SV: Your protagonist, Danielle, is arguably an anti-hero, a character about whom we as readers increasingly feel conflicted emotionally and intellectually. We hope for her success and survival, but we also begin to question what her success and survival might mean for others. Can you talk about the character of Danielle? Did you draw inspiration from any novels or films? (I kept thinking, for instance, of Walter White from "Breaking Bad").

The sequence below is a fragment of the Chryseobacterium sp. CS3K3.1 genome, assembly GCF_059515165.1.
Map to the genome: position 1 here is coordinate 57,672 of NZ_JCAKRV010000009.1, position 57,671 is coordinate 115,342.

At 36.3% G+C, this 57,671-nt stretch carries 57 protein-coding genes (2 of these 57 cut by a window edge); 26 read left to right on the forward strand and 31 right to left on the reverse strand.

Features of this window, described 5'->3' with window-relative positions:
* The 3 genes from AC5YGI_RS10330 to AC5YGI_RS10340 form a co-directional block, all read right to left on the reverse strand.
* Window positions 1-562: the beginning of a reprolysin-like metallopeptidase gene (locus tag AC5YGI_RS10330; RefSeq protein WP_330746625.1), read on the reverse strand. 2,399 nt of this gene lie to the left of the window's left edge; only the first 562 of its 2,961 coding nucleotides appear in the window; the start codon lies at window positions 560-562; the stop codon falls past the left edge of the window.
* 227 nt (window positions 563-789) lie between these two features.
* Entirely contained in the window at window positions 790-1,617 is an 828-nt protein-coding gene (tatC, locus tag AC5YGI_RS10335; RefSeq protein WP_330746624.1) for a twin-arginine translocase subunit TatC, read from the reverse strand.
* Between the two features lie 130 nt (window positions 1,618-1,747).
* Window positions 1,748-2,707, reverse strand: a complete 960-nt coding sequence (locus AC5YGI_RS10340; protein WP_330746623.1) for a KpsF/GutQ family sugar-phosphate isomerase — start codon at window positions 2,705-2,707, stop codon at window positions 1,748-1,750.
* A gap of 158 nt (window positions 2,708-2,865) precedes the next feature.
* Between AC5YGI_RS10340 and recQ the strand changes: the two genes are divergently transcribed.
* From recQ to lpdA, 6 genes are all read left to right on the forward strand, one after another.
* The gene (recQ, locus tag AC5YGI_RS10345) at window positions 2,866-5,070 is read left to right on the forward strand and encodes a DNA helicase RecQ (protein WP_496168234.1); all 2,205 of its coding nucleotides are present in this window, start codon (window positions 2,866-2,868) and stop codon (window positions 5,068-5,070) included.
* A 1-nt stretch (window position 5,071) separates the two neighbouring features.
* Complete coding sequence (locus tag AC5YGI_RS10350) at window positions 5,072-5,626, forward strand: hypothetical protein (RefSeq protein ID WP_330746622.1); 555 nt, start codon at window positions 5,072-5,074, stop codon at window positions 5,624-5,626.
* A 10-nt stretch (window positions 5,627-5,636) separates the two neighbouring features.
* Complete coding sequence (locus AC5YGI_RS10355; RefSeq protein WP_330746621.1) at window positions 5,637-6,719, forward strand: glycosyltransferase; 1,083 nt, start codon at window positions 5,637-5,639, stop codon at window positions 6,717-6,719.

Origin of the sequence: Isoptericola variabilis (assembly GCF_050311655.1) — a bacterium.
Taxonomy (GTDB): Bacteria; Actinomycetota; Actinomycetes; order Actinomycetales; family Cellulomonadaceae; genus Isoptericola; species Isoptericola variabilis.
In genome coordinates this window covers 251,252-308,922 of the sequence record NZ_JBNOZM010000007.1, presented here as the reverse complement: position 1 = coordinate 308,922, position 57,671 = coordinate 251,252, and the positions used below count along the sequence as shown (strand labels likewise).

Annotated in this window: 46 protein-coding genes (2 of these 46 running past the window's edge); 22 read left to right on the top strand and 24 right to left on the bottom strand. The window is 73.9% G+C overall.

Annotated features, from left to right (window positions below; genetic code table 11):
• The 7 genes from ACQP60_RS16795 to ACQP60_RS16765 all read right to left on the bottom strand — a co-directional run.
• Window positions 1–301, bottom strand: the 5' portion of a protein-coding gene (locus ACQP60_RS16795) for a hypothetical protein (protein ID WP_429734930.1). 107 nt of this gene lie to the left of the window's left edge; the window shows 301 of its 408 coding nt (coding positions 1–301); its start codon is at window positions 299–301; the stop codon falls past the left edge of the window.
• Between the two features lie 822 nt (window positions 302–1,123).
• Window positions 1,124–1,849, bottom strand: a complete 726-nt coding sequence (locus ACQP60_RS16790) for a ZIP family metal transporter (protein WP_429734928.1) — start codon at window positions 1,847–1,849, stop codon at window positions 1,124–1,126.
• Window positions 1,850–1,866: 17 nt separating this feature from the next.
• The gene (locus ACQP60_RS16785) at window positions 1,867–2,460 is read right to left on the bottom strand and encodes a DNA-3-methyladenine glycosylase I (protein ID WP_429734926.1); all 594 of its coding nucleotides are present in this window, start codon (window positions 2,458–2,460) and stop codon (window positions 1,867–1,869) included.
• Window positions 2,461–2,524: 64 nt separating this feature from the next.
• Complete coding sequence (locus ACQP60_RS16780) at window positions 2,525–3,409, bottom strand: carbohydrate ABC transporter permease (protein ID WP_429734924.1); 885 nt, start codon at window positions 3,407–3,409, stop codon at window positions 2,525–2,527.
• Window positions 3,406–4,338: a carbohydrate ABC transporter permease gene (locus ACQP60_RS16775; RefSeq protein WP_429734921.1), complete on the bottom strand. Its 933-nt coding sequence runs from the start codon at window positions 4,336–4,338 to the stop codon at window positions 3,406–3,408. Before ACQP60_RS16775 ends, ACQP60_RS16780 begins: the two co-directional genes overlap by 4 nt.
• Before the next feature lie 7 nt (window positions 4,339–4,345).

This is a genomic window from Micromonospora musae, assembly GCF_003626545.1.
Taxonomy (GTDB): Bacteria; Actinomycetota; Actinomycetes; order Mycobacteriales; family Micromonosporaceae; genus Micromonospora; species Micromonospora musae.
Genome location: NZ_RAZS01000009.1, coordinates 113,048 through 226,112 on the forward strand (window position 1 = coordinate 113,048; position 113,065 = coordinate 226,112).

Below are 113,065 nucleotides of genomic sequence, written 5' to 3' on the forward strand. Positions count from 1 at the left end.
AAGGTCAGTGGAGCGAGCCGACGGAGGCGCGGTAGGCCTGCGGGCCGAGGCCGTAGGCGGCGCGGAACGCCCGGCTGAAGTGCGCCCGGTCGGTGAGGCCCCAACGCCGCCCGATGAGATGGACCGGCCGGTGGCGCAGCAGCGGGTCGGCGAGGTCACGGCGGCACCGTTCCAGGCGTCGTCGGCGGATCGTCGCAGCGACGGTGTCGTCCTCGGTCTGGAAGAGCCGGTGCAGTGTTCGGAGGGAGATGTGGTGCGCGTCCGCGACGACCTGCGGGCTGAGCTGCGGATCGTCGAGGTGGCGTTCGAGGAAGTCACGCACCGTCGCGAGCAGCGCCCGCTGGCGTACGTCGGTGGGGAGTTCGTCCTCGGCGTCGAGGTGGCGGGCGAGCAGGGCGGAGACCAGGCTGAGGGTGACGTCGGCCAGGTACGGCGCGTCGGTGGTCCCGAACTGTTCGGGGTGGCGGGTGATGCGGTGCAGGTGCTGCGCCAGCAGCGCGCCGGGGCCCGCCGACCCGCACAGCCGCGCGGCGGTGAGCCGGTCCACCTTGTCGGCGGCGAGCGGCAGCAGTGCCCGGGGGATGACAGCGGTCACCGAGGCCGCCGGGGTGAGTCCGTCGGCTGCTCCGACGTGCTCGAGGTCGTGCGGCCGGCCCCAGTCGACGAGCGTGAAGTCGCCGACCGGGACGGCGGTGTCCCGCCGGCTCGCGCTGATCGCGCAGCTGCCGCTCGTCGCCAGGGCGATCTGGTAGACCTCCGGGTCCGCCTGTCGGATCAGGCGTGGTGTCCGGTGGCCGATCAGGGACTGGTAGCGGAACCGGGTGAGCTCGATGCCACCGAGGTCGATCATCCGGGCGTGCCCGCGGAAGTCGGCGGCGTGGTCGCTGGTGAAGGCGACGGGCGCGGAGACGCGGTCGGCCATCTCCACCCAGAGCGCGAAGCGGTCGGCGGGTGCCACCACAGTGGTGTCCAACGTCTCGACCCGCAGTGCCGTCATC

TI: I love this way of looking at Danielle! I discuss with my students the difference between the “tragic hero” and the “anti-hero,” and I think Danielle has aspects of both: she very much wants to do the right, honorable, virtuous thing (tragic hero), but as her perspective on what’s happening around her becomes warped by the propaganda and indoctrination of the Nazi and Vichy regimes, she increasingly rationalizes evil by re-framing and re-defining a moral code so that she can justify her actions (anti-hero.) Similar to Walter White, who convinces himself what he’s doing is about taking care of his wife and children; another example would be Don Corleone, who explicitly announces he will do whatever he must to take care of his family. An anchor for me was the novel’s epigraph, the quotation from Alexander Solzhenitsyn: “To do evil, and human being must first believe that what he’s doing is good.” Pure evil doesn’t interest me – that makes for a comic book villain. I had to understand how and why Danielle convinces herself she doing good – and yes, I wanted the reader to feel uncomfortable and conflicted about their investment in this child as she changes.